Conscientious objection to abortion: Catholic midwives lose in Supreme Court
28 December 2014
Greater Glasgow Health Board v. Doogan and Wood  UKSC 68 – read judgment here.
The Supreme Court recently handed down its judgment in an interesting and potentially controversial case concerning the interpretation of the conscientious objection clause in the Abortion Act 1967. Overturning the Inner House of the Court of Session’s ruling, the Court held that two Catholic midwives could be required by their employer to delegate to, supervise and support other staff who were involved in carrying out abortion procedures, as part of their roles as Labour Ward Co-ordinators at the Southern General Hospital in Glasgow.
We set out the background to the case and explained the earlier rulings and their ramifications on this blog here and here. The key question the Supreme Court had to grapple with the meaning of the words “to participate in any treatment authorised by this Act to which he has a conscientious objection” in section 4 of the 1967 Act.
The disappearing Article 9 argument
Somewhat frustratingly (at least from the perspective of the writers of a human rights blog!) an argument based around Article 9 of the European Convention – the right to freedom of thought, conscience and religion – was not really dealt with by the Supreme Court, despite having been trailed in the earlier court proceedings. Lady Hale JSC, who wrote the judgment with which the other Supreme Court Justices agreed, described the point as a “distraction” and dealt with it as follows (at [23-24]:
…Refusing for religious reasons to perform some of the duties of a job is likely (following the decision of the European Court of Human Rights in Eweida v United Kingdom) to be held to be a manifestation of a religious belief. There would remain difficult questions of whether the restrictions placed by the employers upon the exercise of that right were a proportionate means of pursuing a legitimate aim. The answers would be context specific and would not necessarily point to either a wide or a narrow reading of section 4 of the 1967 Act. The better course, therefore, is for this court to decide what that section means according to the ordinary principles of statutory construction. That will then set a limit to what an employer may lawfully require of his employees. But a state employer has also to respect his employees’ Convention rights. And the Equality Act 2010 requires that any employer refrain from direct or unjustified indirect discrimination against his employees on the ground of their religion or belief. So, even if not protected by the conscience clause in section 4, the petitioners may still claim that, either under the Human Rights Act or under the Equality Act, their employers should have made reasonable adjustments to the requirements of the job in order to cater for their religious beliefs. This will, to some extent at least, depend upon issues of practicability which are much better suited to resolution in the employment tribunal proceedings (currently sisted pending the resolution of this case) than in judicial review proceedings such as these.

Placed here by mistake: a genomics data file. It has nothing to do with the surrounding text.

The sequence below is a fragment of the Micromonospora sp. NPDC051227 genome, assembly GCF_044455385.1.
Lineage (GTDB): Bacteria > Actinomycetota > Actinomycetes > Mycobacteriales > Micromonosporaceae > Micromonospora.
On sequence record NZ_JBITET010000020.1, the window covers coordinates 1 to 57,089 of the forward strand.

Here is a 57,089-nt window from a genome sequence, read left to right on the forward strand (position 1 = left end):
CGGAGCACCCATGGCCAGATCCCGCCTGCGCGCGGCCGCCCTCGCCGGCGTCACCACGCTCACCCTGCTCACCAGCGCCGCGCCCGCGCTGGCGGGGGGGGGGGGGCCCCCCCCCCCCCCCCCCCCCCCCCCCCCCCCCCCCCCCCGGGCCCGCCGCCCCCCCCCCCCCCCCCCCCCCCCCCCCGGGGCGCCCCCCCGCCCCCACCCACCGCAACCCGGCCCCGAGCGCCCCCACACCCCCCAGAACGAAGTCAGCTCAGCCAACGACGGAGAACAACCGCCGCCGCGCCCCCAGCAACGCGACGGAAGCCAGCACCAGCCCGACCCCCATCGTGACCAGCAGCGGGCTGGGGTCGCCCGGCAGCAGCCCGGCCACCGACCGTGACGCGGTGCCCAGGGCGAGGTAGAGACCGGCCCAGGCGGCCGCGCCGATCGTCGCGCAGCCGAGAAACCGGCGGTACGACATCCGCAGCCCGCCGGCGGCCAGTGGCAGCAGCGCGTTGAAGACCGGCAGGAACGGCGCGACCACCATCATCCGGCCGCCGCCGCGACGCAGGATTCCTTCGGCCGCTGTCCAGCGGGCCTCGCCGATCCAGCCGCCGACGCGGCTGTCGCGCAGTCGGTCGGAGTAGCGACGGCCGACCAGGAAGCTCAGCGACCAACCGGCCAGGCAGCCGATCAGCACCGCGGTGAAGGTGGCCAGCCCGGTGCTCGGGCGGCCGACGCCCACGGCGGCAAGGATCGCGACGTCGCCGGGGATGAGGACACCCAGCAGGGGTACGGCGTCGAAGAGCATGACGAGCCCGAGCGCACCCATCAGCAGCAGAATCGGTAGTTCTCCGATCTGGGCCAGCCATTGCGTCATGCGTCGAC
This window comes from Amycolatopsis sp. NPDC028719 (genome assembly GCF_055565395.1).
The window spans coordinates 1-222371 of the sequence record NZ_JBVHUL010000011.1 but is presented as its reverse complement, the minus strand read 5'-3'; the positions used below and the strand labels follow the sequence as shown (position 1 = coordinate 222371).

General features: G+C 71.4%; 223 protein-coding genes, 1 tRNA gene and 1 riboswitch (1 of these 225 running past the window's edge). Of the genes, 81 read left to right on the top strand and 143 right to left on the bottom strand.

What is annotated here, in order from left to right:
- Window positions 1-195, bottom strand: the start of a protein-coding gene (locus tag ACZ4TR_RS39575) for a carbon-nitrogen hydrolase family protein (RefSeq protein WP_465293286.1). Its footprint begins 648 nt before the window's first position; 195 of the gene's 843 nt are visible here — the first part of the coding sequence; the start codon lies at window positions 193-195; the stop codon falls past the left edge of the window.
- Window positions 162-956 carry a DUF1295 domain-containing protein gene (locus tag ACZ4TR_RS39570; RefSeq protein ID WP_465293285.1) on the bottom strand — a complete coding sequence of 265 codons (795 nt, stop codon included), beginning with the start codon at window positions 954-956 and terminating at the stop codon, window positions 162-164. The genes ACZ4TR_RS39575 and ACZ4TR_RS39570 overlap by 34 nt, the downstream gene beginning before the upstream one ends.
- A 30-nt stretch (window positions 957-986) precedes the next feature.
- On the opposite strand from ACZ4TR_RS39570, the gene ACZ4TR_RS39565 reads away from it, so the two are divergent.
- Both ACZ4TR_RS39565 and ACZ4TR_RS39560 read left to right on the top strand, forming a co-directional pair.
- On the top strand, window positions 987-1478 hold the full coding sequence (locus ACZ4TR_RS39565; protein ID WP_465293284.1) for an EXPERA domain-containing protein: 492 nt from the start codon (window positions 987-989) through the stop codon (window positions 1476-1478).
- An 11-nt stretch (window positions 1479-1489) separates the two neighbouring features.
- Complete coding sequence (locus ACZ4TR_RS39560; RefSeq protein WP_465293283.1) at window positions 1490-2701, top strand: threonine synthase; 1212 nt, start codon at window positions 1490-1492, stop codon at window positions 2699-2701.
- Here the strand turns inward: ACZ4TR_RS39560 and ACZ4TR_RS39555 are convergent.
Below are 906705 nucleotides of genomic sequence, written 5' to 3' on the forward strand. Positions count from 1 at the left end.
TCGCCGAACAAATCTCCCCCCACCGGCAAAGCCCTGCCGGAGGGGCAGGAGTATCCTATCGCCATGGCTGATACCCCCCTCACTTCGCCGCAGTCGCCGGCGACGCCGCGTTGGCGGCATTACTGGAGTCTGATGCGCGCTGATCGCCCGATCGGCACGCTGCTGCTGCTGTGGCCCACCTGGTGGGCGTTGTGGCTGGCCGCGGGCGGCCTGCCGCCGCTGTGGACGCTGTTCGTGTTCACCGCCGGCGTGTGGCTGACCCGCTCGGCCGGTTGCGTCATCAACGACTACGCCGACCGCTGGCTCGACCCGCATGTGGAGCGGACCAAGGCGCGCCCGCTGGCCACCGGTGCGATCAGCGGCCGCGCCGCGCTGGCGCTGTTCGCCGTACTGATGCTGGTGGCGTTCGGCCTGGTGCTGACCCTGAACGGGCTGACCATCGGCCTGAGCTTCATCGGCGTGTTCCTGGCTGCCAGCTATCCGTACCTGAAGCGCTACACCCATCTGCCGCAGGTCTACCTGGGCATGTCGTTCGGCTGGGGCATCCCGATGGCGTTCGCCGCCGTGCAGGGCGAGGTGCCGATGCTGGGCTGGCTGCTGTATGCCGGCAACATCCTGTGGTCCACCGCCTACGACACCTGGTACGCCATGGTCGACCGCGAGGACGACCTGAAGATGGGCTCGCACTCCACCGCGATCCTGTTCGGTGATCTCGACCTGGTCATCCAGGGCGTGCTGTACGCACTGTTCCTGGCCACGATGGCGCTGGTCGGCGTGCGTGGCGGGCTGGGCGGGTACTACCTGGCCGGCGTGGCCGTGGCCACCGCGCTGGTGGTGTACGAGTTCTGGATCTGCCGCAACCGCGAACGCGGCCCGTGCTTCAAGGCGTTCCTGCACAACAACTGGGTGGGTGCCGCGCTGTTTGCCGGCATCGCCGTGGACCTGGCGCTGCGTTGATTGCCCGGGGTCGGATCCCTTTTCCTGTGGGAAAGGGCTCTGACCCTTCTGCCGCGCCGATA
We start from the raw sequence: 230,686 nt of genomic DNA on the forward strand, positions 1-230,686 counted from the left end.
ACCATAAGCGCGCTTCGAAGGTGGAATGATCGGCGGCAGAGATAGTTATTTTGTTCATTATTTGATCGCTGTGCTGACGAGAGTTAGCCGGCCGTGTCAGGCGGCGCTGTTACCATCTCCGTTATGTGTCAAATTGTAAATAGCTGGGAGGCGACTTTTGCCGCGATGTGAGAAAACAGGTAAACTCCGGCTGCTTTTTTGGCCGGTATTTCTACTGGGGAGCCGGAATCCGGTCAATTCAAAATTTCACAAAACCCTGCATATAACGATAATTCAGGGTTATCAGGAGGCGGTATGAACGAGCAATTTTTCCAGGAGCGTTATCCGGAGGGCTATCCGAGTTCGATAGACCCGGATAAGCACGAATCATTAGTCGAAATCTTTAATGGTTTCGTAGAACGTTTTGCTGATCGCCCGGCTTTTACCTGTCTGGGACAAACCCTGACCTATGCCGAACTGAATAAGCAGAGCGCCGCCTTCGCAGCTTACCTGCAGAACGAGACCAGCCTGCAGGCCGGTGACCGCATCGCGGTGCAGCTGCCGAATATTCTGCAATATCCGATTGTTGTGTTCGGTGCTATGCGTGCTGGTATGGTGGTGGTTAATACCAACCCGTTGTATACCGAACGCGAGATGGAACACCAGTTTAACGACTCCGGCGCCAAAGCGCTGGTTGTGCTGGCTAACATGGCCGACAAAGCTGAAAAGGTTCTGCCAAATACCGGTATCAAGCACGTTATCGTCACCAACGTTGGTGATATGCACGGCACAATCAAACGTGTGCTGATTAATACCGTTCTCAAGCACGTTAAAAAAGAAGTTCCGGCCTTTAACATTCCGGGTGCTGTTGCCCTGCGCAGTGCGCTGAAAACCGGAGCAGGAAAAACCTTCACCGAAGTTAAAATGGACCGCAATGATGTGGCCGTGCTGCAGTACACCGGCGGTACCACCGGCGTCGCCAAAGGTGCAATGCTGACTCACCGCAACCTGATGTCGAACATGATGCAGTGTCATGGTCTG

So the Court (perhaps understandably given they did not have the necessary evidence before them) essentially dodged the Article 9 point, as well as ducking the invitation from both parties to consider the broader consequences of either a wide or narrow meaning of section 4. Instead they embarked on a much more straightforward statutory interpretation exercise.
The scope of section 4
There were three possible interpretations put forward to the Court:
- The Royal College of Midwives, who were acting as an intervener, suggested a very narrow view, namely that “treatment authorised by the Act” is limited to the treatment which actually causes the termination of a pregnancy, i.e. the administration of drugs which induce premature labour, and does not extend to the care of a woman during labour, or to the delivery of the foetus, placenta and membrane, or to anything that happens after that.
- Mrs Wood and Mrs Doogan suggested a wide view, namely that section 4 confers the right to object to any involvement with patients in connection with the termination of pregnancy to which an individual has a personal conscientious objection. In their case, they were uncomfortable with receiving and dealing with the initial telephone call booking a patient into the Labour Ward for an abortion, the admission of the patient, assigning a midwife to look after the patient, and supervising staff who were looking after the patient, both before and after the procedure, as well as any direct involvement in the abortion procedure itself.